Eight players involved in a match-fixing scandal at the Olympics badminton tournament have been disqualified, the Badminton World Federation (BWF) confirmed yesterday.
While the eight - four from South Korea, two from Indonesia and two from China - are appealing the decision, the Olympic badminton officials and players cheered the decision. Chinese top-seeds Wang Xiaoli and Yu Yang, Indonesia’s Greysia Polii and Meiliana Jauhari and South Korean duos Jung Kyung-Eun and Kim Ha-Na and Ha Jung Eun and Kim Min Jung were thrown out of the women’s doubles event.
Angry spectators booed and jeered as China’s gold medal favourites swatted shuttlecocks beyond the boundaries and into the net and seemed to deliberately serve into the net. The pairs wanted to lose to secure a better draw in the knockout rounds after a Chinese duo had been upset earlier.
“As a sportsman, that is really wrong,” said executive board member of the BWF and the Thailand Olympic Committee Vice-President Charoen Wattanasin. “Once you’re on the court, like it or not, you have to try to win. That is why the spectators paid their money. Sooner or later something had to be done. I see the motive. I feel sorry for what happened. I’m not condemning anyone. But the disciplinary committee had to do something.”
Australian Olympic badminton coach Lasse Bundgaard, a native of Denmark, praised the decision as the proper message to send to discourage others from putting long-term strategy ahead of fundamental sporting principles.
“That’s great for the sport,” he said. “What they have done is the right thing to do. It says the world doesn’t go for that. That’s a good decision. That’s the right message to send, that world badminton will not accept that kind of behaviour.”
Danish team leader Finn Traerup-Hansen said the banished women violated the basic code of the Olympics to try their best for victory.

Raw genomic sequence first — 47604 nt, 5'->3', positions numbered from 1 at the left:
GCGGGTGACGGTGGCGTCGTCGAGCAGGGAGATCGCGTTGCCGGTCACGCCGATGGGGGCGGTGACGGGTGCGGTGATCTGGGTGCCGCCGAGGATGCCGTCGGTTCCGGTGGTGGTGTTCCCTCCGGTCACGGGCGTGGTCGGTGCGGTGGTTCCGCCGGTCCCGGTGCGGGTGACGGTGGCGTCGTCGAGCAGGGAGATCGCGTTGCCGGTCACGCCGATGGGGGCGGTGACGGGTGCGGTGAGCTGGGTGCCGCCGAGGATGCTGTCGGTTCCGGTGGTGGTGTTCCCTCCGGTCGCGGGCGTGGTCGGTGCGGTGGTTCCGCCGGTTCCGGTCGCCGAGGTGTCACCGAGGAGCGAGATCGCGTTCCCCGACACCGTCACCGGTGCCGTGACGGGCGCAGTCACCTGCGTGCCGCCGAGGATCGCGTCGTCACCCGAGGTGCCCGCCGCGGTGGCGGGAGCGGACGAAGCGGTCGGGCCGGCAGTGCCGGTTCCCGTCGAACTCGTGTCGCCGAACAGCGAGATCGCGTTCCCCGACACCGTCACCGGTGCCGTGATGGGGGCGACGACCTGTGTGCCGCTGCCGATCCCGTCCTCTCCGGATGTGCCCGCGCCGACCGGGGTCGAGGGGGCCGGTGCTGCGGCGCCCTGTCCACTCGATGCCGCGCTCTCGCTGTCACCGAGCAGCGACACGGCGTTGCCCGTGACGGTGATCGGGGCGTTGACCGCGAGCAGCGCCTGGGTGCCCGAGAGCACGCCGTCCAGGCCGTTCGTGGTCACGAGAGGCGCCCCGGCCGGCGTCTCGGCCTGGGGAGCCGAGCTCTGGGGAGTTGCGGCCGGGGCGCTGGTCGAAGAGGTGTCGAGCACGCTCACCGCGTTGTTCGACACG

“It was not in the spirit of the Olympics as far as I am concerned,” he said. “If you look at the reaction form the public who paid good money to watch the matches, you know why they have chosen to disqualify the players.
“I was a little bit surprised they took that action. But when we have rules put in place we have to apply sanctions. When rules are violated you must do something. We can’t do nothing. That is not an option.”
But Traerup-Hansen also said that with the pressure to bring home medals in order to keep funding for certain sports, he was not shocked that Chinese athletes try to avoid each other as long as possible to enhance a multiple medal bid.
“It doesn’t come as a surprise,” he said. “In terms of our thinking, you are playing for yourself. Elsewhere, you play for your country. If the country is working on getting the most possible medals, the thinking is different. It might not have been the players who were responsible for what we saw last night.”
“That’s great for the sport. What they have done is the right thing to do. It says the world doesn’t go for that. That’s a good decision. That’s the right message to send, that world badminton will not accept that kind of behaviour.”
“Chinese people have better skills than others and were better trained but they shouldn’t have lost to Denmark. That was the flame that sparked them trying to lose. This is a decision by the BWF and we have to accept it.”
Published in The Express Tribune, August 2nd, 2012.